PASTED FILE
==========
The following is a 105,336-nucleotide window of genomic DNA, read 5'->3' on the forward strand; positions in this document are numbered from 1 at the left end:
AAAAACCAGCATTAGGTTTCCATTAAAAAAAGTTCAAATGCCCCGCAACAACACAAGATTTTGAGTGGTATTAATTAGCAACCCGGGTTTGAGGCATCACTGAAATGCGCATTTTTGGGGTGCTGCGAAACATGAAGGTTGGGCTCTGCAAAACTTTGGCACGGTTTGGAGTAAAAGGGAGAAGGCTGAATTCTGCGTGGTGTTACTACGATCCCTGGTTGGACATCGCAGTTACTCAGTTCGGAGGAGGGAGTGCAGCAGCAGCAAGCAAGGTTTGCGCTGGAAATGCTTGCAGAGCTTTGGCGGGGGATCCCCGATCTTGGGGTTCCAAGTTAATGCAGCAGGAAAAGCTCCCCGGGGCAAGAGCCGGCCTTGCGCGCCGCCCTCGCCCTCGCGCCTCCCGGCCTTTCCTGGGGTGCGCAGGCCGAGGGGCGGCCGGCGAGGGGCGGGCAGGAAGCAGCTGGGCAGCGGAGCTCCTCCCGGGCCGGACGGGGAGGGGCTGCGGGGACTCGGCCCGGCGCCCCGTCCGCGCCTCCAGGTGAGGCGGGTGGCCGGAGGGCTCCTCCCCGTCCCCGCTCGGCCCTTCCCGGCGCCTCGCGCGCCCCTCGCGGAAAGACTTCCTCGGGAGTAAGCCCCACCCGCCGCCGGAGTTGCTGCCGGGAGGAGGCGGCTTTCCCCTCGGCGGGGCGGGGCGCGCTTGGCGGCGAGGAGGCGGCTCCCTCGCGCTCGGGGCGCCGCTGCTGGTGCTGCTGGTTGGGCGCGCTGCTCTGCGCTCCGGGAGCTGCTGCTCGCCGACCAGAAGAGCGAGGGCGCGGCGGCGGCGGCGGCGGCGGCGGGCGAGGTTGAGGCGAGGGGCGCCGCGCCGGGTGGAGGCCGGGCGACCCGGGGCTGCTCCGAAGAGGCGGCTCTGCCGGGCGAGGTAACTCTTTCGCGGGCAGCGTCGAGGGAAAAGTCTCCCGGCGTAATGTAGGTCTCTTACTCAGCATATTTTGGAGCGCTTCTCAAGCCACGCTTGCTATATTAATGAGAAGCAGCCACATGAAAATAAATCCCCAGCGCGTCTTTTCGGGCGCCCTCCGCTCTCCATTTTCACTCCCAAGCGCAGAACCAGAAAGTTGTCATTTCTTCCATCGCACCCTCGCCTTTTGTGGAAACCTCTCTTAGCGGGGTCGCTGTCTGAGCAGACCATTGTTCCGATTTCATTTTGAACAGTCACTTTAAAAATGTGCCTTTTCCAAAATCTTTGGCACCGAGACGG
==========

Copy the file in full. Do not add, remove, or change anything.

The following is a 105,336-nucleotide window of genomic DNA, read 5'->3' on the forward strand; positions in this document are numbered from 1 at the left end:
AAAAACCAGCATTAGGTTTCCATTAAAAAAAGTTCAAATGCCCCGCAACAACACAAGATTTTGAGTGGTATTAATTAGCAACCCGGGTTTGAGGCATCACTGAAATGCGCATTTTTGGGGTGCTGCGAAACATGAAGGTTGGGCTCTGCAAAACTTTGGCACGGTTTGGAGTAAAAGGGAGAAGGCTGAATTCTGCGTGGTGTTACTACGATCCCTGGTTGGACATCGCAGTTACTCAGTTCGGAGGAGGGAGTGCAGCAGCAGCAAGCAAGGTTTGCGCTGGAAATGCTTGCAGAGCTTTGGCGGGGGATCCCCGATCTTGGGGTTCCAAGTTAATGCAGCAGGAAAAGCTCCCCGGGGCAAGAGCCGGCCTTGCGCGCCGCCCTCGCCCTCGCGCCTCCCGGCCTTTCCTGGGGTGCGCAGGCCGAGGGGCGGCCGGCGAGGGGCGGGCAGGAAGCAGCTGGGCAGCGGAGCTCCTCCCGGGCCGGACGGGGAGGGGCTGCGGGGACTCGGCCCGGCGCCCCGTCCGCGCCTCCAGGTGAGGCGGGTGGCCGGAGGGCTCCTCCCCGTCCCCGCTCGGCCCTTCCCGGCGCCTCGCGCGCCCCTCGCGGAAAGACTTCCTCGGGAGTAAGCCCCACCCGCCGCCGGAGTTGCTGCCGGGAGGAGGCGGCTTTCCCCTCGGCGGGGCGGGGCGCGCTTGGCGGCGAGGAGGCGGCTCCCTCGCGCTCGGGGCGCCGCTGCTGGTGCTGCTGGTTGGGCGCGCTGCTCTGCGCTCCGGGAGCTGCTGCTCGCCGACCAGAAGAGCGAGGGCGCGGCGGCGGCGGCGGCGGCGGCGGGCGAGGTTGAGGCGAGGGGCGCCGCGCCGGGTGGAGGCCGGGCGACCCGGGGCTGCTCCGAAGAGGCGGCTCTGCCGGGCGAGGTAACTCTTTCGCGGGCAGCGTCGAGGGAAAAGTCTCCCGGCGTAATGTAGGTCTCTTACTCAGCATATTTTGGAGCGCTTCTCAAGCCACGCTTGCTATATTAATGAGAAGCAGCCACATGAAAATAAATCCCCAGCGCGTCTTTTCGGGCGCCCTCCGCTCTCCATTTTCACTCCCAAGCGCAGAACCAGAAAGTTGTCATTTCTTCCATCGCACCCTCGCCTTTTGTGGAAACCTCTCTTAGCGGGGTCGCTGTCTGAGCAGACCATTGTTCCGATTTCATTTTGAACAGTCACTTTAAAAATGTGCCTTTTCCAAAATCTTTGGCACCGAGACGG